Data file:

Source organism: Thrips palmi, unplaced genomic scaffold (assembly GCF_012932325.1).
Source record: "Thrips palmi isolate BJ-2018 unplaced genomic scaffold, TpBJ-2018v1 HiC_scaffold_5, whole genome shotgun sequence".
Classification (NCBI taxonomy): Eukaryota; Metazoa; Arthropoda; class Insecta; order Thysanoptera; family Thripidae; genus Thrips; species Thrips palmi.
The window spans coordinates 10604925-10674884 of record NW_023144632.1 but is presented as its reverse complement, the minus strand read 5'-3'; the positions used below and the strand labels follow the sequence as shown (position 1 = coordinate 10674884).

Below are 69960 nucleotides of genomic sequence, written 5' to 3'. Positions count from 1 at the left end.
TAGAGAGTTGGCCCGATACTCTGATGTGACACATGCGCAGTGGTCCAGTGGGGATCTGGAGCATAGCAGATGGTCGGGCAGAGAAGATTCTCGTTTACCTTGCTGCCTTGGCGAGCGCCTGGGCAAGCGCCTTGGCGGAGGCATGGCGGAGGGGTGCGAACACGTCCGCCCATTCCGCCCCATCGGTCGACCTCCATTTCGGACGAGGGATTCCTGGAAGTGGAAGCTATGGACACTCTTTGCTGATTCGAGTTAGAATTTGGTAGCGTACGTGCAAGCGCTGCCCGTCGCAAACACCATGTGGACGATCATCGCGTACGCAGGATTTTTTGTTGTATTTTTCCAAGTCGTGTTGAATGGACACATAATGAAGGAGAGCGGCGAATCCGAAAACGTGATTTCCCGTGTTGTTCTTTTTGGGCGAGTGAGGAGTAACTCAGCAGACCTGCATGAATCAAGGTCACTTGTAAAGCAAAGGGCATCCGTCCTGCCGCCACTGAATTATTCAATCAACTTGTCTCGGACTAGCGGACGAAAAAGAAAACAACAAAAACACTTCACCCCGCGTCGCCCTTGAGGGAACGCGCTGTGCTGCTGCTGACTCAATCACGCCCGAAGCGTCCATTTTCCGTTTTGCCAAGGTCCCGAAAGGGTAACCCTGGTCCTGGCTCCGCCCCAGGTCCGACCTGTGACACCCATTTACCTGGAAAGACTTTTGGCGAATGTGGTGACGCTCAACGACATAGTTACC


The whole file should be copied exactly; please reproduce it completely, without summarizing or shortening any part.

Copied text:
Source organism: Thrips palmi, unplaced genomic scaffold (assembly GCF_012932325.1).
Source record: "Thrips palmi isolate BJ-2018 unplaced genomic scaffold, TpBJ-2018v1 HiC_scaffold_5, whole genome shotgun sequence".
Classification (NCBI taxonomy): Eukaryota; Metazoa; Arthropoda; class Insecta; order Thysanoptera; family Thripidae; genus Thrips; species Thrips palmi.
The window spans coordinates 10604925-10674884 of record NW_023144632.1 but is presented as its reverse complement, the minus strand read 5'-3'; the positions used below and the strand labels follow the sequence as shown (position 1 = coordinate 10674884).

Below are 69960 nucleotides of genomic sequence, written 5' to 3'. Positions count from 1 at the left end.
TAGAGAGTTGGCCCGATACTCTGATGTGACACATGCGCAGTGGTCCAGTGGGGATCTGGAGCATAGCAGATGGTCGGGCAGAGAAGATTCTCGTTTACCTTGCTGCCTTGGCGAGCGCCTGGGCAAGCGCCTTGGCGGAGGCATGGCGGAGGGGTGCGAACACGTCCGCCCATTCCGCCCCATCGGTCGACCTCCATTTCGGACGAGGGATTCCTGGAAGTGGAAGCTATGGACACTCTTTGCTGATTCGAGTTAGAATTTGGTAGCGTACGTGCAAGCGCTGCCCGTCGCAAACACCATGTGGACGATCATCGCGTACGCAGGATTTTTTGTTGTATTTTTCCAAGTCGTGTTGAATGGACACATAATGAAGGAGAGCGGCGAATCCGAAAACGTGATTTCCCGTGTTGTTCTTTTTGGGCGAGTGAGGAGTAACTCAGCAGACCTGCATGAATCAAGGTCACTTGTAAAGCAAAGGGCATCCGTCCTGCCGCCACTGAATTATTCAATCAACTTGTCTCGGACTAGCGGACGAAAAAGAAAACAACAAAAACACTTCACCCCGCGTCGCCCTTGAGGGAACGCGCTGTGCTGCTGCTGACTCAATCACGCCCGAAGCGTCCATTTTCCGTTTTGCCAAGGTCCCGAAAGGGTAACCCTGGTCCTGGCTCCGCCCCAGGTCCGACCTGTGACACCCATTTACCTGGAAAGACTTTTGGCGAATGTGGTGACGCTCAACGACATAGTTACC